These cases are ample evidence to the fact that all efforts made by NATO following the Lisbon Summit in 2010 have been aimed at deployment of its missile defense shield in the Eastern Europe in order to foil nuclear and military capacities of Russia, not Iran. This issue has been frequently confirmed by such Russian high-ranking officials as President Vladimir Putin and Prime Minister Dmitry Medvedev.

Experience has proven that despite NATO’s strategic need to Iran, Iran's neutral foreign policy approach and NATO’s proclaimed Iranophobic and aggressive behavior have been main obstacles to cooperation between NATO and Iran on an international level in past decades. Concurrent with the 67th anniversary of the establishment of the US-led NATO, in the short term, as the key summit in Poland’s Warsaw is drawing near, and also at a time that such global threats as terrorism, ISIL, and refugee crisis are escalating, NATO is updating its deterrent approach to Russia and China. NATO’s dream to protect the collective European security system through deployment of its missile shield system is reminiscent of the confrontation between the two world blocs during the Cold War. As a result, global focus on attracting Iran's cooperation has become inevitable as a result of non-common goals and interests and in order to achieve relative power and guarantee NATO’s strategic survival in spheres of influence that exist between these two blocs.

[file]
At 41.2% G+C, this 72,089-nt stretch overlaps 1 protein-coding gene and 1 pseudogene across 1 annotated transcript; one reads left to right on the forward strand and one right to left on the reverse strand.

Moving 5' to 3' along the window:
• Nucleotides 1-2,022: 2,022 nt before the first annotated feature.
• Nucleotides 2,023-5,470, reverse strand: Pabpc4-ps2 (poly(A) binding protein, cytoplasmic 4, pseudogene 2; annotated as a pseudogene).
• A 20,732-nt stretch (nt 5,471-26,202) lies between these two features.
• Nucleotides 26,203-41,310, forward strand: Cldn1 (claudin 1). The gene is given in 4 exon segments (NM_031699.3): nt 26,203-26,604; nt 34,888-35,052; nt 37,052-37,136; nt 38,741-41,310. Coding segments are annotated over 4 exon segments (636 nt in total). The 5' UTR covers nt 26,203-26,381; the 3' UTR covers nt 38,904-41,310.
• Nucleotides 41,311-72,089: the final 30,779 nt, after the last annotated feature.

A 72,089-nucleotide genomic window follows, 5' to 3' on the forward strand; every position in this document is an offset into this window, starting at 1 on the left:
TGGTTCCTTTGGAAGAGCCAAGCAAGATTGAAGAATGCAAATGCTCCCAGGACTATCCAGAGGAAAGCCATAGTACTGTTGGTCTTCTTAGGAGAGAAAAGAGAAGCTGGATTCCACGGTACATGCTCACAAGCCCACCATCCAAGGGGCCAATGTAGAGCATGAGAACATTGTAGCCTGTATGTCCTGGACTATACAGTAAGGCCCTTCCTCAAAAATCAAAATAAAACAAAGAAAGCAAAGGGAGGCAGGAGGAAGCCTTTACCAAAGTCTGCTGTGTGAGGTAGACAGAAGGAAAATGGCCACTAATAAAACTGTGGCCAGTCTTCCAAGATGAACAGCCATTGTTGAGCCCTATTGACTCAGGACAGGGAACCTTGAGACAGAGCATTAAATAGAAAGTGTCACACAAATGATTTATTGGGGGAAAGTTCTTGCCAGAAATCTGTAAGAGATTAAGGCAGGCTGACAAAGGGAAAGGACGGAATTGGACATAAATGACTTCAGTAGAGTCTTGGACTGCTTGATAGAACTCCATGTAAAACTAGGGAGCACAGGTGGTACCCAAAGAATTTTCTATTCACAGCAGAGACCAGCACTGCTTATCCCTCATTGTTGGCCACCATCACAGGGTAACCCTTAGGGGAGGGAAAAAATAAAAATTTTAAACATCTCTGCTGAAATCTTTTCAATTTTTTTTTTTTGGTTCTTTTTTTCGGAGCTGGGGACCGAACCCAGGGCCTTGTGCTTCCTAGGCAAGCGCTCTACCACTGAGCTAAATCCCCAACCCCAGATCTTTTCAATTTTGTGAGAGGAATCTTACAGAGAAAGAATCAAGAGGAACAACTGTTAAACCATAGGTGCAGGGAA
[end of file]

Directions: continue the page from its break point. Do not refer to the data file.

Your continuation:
Under these conditions the question is whether the West and NATO will succeed in their strategic deterrence approach to Russia by attracting such an important actor as Iran? The experience with the Iran deal, as the most recent model of cooperation between Iran and big powers before the Warsaw summit, shows that perhaps possible contacts between Iran and NATO about such common regional threats as Daesh, terrorism, extremist groups and the refugee crisis can give birth to security-building trends based on the two sides’ common interests on international level. Such contacts may now seem outlandish in view of the existing equations that govern NATO’s and Iran's values and interests and regardless of previous calculations by strategists, academics, diplomats and politicians. The requisite for the materialization of such a scenario is a U-turn in NATO’s paradigm toward Iran and NATO’s practical trust in Iran's strategic intentions and security-building capacities, which can benefit the collective system security. Identification of such common grounds through Warsaw negotiations in Poland in July 2016 can raise new hopes about security trends in the Middle East.

Key WordsIran, West, Deter, Russia, NATO, Warsaw Summit, NATO’s Strategic Approach, Baltic Sea, Barack Obama, India, China, Japan, Military Capacities, Iranophobic  Behavior, Iran Deal, Daesh, Terrorism, Strategic Intentions, Khoshandam

More By Behzad Khoshandam:

*Ahmed Aboul Gheit Heading the League of Arab Nations and the Outlook of Arab-Arab Struggle: http://www.iranreview.org/content/Documents/Ahmed-Aboul-Gheit-Heading-the-League-of-Arab-Nations-and-the-Outlook-of-Arab-Arab-Struggle.htm

*Partial Withdrawal of Russia’s Military from Syria: http://www.iranreview.org/content/Documents/Partial-Withdrawal-of-Russia-s-Military-form-Syria.htm

*Turkey, NATO Syndrome and Cessation of Hostilities in Syria: http://www.iranreview.org/content/Documents/Turkey-NATO-Syndrome-and-Cessation-of-Hostilities-in-Syria.htm

*Photo Credit: NATO